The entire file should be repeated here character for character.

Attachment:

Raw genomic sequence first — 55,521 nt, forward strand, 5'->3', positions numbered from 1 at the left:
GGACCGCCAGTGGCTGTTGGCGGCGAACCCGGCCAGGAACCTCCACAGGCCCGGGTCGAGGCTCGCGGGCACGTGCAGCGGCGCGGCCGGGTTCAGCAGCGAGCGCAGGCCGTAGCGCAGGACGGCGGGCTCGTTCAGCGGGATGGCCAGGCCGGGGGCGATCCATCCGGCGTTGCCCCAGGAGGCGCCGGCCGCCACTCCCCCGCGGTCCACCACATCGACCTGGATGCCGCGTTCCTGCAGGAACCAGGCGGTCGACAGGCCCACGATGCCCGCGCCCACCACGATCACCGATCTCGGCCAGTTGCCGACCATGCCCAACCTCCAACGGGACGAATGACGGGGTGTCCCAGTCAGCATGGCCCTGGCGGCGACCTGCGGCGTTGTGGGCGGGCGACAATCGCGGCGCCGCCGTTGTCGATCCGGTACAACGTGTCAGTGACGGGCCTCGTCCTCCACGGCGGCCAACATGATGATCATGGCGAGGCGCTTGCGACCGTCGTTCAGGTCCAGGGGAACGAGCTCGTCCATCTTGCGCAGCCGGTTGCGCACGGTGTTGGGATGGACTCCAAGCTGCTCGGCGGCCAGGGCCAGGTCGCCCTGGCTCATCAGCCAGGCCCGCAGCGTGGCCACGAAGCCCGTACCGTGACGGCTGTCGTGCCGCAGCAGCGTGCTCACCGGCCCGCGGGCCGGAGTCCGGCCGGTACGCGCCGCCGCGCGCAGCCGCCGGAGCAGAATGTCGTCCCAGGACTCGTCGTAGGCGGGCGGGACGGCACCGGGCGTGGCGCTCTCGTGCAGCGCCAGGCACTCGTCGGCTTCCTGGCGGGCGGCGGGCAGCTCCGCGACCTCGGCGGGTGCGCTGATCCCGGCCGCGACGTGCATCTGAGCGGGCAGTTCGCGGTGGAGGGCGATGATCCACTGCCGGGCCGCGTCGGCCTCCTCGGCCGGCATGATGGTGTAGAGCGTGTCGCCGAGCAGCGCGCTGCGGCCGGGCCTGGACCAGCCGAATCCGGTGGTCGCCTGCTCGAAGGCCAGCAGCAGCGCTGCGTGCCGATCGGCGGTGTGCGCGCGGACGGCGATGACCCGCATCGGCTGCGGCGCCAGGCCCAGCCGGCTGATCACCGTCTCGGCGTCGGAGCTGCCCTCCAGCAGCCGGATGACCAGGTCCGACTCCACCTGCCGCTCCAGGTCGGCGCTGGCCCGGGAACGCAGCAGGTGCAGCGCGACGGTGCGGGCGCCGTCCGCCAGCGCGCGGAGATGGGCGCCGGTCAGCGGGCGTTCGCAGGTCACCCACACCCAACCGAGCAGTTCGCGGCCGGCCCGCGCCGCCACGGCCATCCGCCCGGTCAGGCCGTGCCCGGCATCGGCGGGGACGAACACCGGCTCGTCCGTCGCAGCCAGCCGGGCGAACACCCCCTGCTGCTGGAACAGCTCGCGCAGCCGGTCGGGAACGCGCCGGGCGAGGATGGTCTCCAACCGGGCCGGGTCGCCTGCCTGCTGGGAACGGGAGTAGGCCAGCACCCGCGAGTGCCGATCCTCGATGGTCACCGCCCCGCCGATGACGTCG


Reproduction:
Raw genomic sequence first — 55,521 nt, forward strand, 5'->3', positions numbered from 1 at the left:
GGACCGCCAGTGGCTGTTGGCGGCGAACCCGGCCAGGAACCTCCACAGGCCCGGGTCGAGGCTCGCGGGCACGTGCAGCGGCGCGGCCGGGTTCAGCAGCGAGCGCAGGCCGTAGCGCAGGACGGCGGGCTCGTTCAGCGGGATGGCCAGGCCGGGGGCGATCCATCCGGCGTTGCCCCAGGAGGCGCCGGCCGCCACTCCCCCGCGGTCCACCACATCGACCTGGATGCCGCGTTCCTGCAGGAACCAGGCGGTCGACAGGCCCACGATGCCCGCGCCCACCACGATCACCGATCTCGGCCAGTTGCCGACCATGCCCAACCTCCAACGGGACGAATGACGGGGTGTCCCAGTCAGCATGGCCCTGGCGGCGACCTGCGGCGTTGTGGGCGGGCGACAATCGCGGCGCCGCCGTTGTCGATCCGGTACAACGTGTCAGTGACGGGCCTCGTCCTCCACGGCGGCCAACATGATGATCATGGCGAGGCGCTTGCGACCGTCGTTCAGGTCCAGGGGAACGAGCTCGTCCATCTTGCGCAGCCGGTTGCGCACGGTGTTGGGATGGACTCCAAGCTGCTCGGCGGCCAGGGCCAGGTCGCCCTGGCTCATCAGCCAGGCCCGCAGCGTGGCCACGAAGCCCGTACCGTGACGGCTGTCGTGCCGCAGCAGCGTGCTCACCGGCCCGCGGGCCGGAGTCCGGCCGGTACGCGCCGCCGCGCGCAGCCGCCGGAGCAGAATGTCGTCCCAGGACTCGTCGTAGGCGGGCGGGACGGCACCGGGCGTGGCGCTCTCGTGCAGCGCCAGGCACTCGTCGGCTTCCTGGCGGGCGGCGGGCAGCTCCGCGACCTCGGCGGGTGCGCTGATCCCGGCCGCGACGTGCATCTGAGCGGGCAGTTCGCGGTGGAGGGCGATGATCCACTGCCGGGCCGCGTCGGCCTCCTCGGCCGGCATGATGGTGTAGAGCGTGTCGCCGAGCAGCGCGCTGCGGCCGGGCCTGGACCAGCCGAATCCGGTGGTCGCCTGCTCGAAGGCCAGCAGCAGCGCTGCGTGCCGATCGGCGGTGTGCGCGCGGACGGCGATGACCCGCATCGGCTGCGGCGCCAGGCCCAGCCGGCTGATCACCGTCTCGGCGTCGGAGCTGCCCTCCAGCAGCCGGATGACCAGGTCCGACTCCACCTGCCGCTCCAGGTCGGCGCTGGCCCGGGAACGCAGCAGGTGCAGCGCGACGGTGCGGGCGCCGTCCGCCAGCGCGCGGAGATGGGCGCCGGTCAGCGGGCGTTCGCAGGTCACCCACACCCAACCGAGCAGTTCGCGGCCGGCCCGCGCCGCCACGGCCATCCGCCCGGTCAGGCCGTGCCCGGCATCGGCGGGGACGAACACCGGCTCGTCCGTCGCAGCCAGCCGGGCGAACACCCCCTGCTGCTGGAACAGCTCGCGCAGCCGGTCGGGAACGCGCCGGGCGAGGATGGTCTCCAACCGGGCCGGGTCGCCTGCCTGCTGGGAACGGGAGTAGGCCAGCACCCGCGAGTGCCGATCCTCGATGGTCACCGCCCCGCCGATGACGTCG